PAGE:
As a dietitian or nutritionist, have you noticed an increase in referrals for female health conditions like polycystic ovarian syndrome? If you’re feeling unsure about how to support these clients, you’re not alone.
But it’s great news that female health is finally getting the recognition it deserves. As a result, you may find yourself working with more and more women who are dealing with PCOS, Endometriosis, or abnormal menstrual cycles.
It is important to remember and consider who they are and to treat the person first. Take a moment to ask what got them to a point of reaching out to you? After all, a positive experience with a health professional amidst a long and frustrating journey can make all the difference.
You could be the first to talk to them about nutrition for PCOS; or you could be the 104th!
So here are the key things to consider:
1. Lead with empathy.
Put yourself in your client’s shoes. They may have gone through a difficult journey to get their diagnosis, and they may be feeling a range of emotions such as:
Lead with empathy and prioritise listening to their needs and concerns.
2. Understand their relationship with food.
- Have they felt pressure to lose weight?
- Do they have any disordered eating or eating disorder behaviours or thoughts?
- Are they experiencing guilt or shame around food decisions?
- Do they use food to help manage their emotions?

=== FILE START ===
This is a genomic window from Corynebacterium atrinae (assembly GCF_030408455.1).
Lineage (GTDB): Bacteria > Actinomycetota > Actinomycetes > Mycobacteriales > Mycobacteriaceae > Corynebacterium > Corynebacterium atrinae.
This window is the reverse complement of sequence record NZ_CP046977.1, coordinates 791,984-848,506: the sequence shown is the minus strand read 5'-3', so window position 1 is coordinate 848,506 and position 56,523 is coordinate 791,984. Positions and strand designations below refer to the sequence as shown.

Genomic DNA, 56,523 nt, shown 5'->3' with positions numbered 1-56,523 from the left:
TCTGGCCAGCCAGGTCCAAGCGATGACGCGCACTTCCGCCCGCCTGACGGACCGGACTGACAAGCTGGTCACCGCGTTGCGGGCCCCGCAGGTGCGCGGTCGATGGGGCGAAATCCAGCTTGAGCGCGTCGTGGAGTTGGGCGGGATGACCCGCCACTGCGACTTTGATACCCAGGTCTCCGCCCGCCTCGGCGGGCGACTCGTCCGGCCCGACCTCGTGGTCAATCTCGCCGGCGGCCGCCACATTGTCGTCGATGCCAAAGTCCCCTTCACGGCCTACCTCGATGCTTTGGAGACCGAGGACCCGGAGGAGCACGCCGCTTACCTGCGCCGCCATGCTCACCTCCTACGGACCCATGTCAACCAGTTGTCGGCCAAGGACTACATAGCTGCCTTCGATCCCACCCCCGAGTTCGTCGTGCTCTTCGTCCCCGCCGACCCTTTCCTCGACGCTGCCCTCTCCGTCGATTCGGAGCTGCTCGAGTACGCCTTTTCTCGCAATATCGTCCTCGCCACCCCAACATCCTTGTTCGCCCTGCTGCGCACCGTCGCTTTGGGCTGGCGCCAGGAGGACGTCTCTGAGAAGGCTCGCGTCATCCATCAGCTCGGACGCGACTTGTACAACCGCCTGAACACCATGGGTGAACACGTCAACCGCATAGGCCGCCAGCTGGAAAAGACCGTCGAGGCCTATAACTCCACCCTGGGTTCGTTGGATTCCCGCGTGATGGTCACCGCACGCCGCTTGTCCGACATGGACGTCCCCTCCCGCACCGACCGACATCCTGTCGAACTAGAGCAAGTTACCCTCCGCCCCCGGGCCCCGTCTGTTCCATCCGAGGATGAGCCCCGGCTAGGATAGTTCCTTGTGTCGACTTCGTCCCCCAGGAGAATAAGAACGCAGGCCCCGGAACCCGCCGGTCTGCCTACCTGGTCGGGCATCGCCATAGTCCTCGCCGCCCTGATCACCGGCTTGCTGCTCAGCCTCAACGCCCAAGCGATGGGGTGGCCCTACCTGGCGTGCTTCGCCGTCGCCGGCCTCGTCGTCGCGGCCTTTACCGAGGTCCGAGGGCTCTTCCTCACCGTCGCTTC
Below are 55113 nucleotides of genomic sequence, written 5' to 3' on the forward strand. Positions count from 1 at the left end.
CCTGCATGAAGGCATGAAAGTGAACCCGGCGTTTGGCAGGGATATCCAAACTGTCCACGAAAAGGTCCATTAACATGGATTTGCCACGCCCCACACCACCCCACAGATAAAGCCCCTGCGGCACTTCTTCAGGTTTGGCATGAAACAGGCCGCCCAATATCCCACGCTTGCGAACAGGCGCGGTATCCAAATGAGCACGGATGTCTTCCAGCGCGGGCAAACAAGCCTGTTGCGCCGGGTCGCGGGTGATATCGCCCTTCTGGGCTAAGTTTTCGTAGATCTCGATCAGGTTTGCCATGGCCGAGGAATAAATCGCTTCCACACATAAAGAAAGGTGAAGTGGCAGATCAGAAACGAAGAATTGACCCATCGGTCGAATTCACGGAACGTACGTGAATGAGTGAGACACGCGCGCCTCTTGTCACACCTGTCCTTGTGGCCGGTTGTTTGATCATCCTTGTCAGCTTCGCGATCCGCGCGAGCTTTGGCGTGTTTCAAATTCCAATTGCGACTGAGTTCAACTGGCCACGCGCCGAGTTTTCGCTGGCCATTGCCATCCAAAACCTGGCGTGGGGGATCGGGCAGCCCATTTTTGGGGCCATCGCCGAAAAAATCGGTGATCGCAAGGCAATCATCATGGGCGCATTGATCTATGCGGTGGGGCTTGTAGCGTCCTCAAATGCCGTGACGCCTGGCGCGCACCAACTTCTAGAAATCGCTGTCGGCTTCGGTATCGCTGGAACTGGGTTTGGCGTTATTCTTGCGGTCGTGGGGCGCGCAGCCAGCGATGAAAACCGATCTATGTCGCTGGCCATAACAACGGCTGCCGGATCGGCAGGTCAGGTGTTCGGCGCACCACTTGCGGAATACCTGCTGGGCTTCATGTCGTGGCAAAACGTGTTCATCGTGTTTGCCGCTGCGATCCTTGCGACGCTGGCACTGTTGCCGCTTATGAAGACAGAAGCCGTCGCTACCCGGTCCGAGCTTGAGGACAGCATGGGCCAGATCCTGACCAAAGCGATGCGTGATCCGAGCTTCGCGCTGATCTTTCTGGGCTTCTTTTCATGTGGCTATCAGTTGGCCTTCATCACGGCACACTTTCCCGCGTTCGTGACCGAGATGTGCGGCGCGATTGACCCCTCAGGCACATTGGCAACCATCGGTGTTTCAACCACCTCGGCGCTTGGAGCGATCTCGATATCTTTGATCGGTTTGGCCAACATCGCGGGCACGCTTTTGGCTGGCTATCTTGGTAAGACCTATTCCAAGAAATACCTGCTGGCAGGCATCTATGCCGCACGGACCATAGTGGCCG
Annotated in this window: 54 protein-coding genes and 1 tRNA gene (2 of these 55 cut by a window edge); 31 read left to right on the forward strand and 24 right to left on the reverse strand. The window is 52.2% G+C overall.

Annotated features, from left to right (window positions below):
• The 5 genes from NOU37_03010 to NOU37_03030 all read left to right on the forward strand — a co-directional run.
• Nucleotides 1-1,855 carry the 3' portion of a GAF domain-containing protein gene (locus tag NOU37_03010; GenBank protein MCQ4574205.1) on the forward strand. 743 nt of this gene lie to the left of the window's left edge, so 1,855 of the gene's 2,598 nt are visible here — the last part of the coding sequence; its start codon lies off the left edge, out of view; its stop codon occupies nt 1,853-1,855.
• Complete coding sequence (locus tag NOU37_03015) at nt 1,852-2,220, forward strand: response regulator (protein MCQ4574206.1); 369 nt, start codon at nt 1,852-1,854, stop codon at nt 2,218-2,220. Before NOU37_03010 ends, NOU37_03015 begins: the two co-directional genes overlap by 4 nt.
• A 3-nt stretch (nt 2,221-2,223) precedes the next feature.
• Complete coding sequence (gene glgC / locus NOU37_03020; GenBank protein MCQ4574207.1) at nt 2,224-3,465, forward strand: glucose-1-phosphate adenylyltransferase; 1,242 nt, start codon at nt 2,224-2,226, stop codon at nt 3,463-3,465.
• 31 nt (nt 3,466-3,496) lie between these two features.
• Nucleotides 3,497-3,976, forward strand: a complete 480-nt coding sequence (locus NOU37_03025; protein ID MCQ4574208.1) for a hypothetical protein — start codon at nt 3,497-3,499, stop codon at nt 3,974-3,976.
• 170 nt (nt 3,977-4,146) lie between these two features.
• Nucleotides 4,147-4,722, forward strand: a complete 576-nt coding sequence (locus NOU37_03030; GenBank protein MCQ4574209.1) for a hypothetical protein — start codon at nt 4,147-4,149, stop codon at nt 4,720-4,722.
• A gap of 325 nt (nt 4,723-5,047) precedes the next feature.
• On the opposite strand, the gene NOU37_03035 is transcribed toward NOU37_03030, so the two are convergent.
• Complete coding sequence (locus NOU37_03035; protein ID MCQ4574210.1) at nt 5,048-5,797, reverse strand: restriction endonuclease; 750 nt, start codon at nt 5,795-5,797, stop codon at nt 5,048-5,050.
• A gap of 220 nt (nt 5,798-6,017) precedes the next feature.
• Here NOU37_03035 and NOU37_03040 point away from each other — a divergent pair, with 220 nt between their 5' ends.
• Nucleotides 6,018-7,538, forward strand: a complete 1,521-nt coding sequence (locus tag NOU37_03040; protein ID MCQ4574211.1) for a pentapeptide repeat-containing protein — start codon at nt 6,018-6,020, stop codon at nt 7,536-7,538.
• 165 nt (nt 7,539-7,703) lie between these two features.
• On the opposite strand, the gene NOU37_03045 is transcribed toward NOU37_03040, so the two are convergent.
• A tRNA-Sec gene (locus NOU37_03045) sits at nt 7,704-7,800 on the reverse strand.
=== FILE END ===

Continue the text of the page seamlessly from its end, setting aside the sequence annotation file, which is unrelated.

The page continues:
- What are their current food beliefs associated with PCOS – what have they read, or heard and how do they feel about that information?
Remember that asking your client about their current relationship with food can take some time. As it’s often wrapped up in years of misunderstanding themselves, their body, and food.
3. Help them build better body image.
Our relationship with food goes hand in hand with our relationship with our body. If your client feels safe and ready, ask, assess, and help your client navigate their feelings with their body.
- Have they experienced weight gain or changes in body shape?
- Are they comparing themselves to others or to their previous self?
- How do they feel about the pressure to lose weight?
- Are they trying to change their body. If so, why?
4. Be the source of their support and hope.
This is a confusing time for your clients. What’s more, these women may feel betrayed by themselves and their body’s. Remember that you are a source of hope for your client. Furthermore, you are a source of hope for their fertility, to relieve and manage symptoms, to ease the confusion, shame and guilt, and to regain trust and confidence in their body.
Because your support is a crucial part of their journey, so approach each conversation with care and compassion.
Lastly, your support is such an important piece of their journey.
If you’re not sure how to approach these conversations and also want to learn about how to tie in the PCOS science with the person first approach consider taking our latest Compeat Academy course. Where we cover how to create safe environments and delve into the nitty gritty of female health including PCOS, Endometriosis & menstruation.